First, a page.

Sometimes, when the facts don’t confirm our beliefs, we don’t believe them. I wrote last September about our city’s gradual, five-year decline in property crime reports. This was simply a fact – based on the city’s own crime statistics. Several people, mostly from the anti-homeless brigade downtown, scoffed, insisting these figures simply could not be true.

Since then, unfortunately, property crime reports have gone up significantly. Overall, crime reports year-to-date are up 25% over last year in the most recent report from Spokane Police Department; violent crime is up 3%. The biggest single change is a huge jump in car thefts.

These trends are going in the wrong direction, for sure.

But if you think you can identify the cause as something that was signed on the governor’s desk in the spring of 2021, your explanation has to account for the fact that the total number of crimes reported this year as of last week is almost exactly the same as it was at the same point in 2019.

And it’s significantly lower than it was in 2018.

And lower still – 18% lower! – than it was in 2017. (That’s 11,051 total crimes reported to SPD by Aug. 5, 2017, compared to 9,085 reported to SPD by Aug. 6 of this year.)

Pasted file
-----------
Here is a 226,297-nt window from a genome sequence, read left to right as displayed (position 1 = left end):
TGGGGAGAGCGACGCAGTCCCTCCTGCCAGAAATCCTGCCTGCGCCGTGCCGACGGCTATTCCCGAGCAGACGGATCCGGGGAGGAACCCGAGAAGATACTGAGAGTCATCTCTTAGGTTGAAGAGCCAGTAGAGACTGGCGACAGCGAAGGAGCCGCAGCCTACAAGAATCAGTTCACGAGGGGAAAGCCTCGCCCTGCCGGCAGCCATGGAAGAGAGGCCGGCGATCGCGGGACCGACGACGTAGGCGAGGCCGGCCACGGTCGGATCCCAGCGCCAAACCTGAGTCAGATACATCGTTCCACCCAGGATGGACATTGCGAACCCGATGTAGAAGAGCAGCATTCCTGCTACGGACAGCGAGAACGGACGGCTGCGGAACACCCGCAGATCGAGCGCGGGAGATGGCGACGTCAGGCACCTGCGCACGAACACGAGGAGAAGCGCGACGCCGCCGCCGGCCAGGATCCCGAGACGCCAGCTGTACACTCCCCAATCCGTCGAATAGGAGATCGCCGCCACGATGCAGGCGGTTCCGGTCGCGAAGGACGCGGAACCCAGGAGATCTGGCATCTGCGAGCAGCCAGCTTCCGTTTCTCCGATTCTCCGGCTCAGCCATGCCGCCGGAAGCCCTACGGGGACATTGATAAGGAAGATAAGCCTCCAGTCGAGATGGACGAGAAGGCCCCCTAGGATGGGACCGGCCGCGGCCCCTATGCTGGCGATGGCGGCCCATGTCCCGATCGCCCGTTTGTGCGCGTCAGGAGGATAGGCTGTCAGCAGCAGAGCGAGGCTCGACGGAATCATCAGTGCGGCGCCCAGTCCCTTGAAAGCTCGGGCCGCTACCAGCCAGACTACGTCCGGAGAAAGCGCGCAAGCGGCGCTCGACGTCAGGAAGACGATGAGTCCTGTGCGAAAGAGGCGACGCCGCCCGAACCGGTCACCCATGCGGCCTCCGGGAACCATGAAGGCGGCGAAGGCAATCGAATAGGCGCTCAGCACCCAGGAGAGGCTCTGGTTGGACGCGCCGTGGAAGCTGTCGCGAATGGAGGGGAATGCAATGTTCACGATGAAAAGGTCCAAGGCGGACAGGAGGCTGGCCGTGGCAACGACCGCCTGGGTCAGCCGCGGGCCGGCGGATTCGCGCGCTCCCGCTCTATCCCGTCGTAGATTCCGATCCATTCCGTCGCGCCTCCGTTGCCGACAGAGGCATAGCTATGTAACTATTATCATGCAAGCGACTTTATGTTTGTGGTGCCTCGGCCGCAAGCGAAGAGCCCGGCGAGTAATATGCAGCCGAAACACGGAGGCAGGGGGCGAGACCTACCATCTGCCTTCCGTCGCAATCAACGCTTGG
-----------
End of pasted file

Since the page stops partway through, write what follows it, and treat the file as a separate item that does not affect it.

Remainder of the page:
Who was responsible for the lawlessness then? What explains that higher number of crimes, violent and nonviolent, back in the day when the criminal element had more respect for the police?

Nationally, we are seeing a rising number of homicides. You hear variations on the mayor’s message with regard to those, as well – the idea that this is a blue-state, urban trend, caused by a failure to respect the police sufficiently. But what explains the fact that red-state crime rates are soaring as well?

The think tank Third Way looked at homicide rates by state in 2020 and found that they were 40% higher in states that voted for Trump than in those that didn’t.

“Of the 10 states with the highest 2020 per capita murder rates in America,” wrote Third Way’s Jim Kessler, “eight of them not only voted for Trump in 2016 and 2020, they voted Republican in every presidential election this century.”

Does that explain our current wave of lawlessness? Is it Trump’s fault? Of course not. No simple, single, partisan answer satisfies this complicated question.

Improving police accountability and trust are absolutely necessary. The reform package was a sound response to legitimate concerns. But simply saying so has been viewed by some law enforcement leaders as an attack – a rhetorical aiding and abetting of the criminal element.

That’s nonsense. These recent crimes were appalling, but the lawlessness did not come from these laws.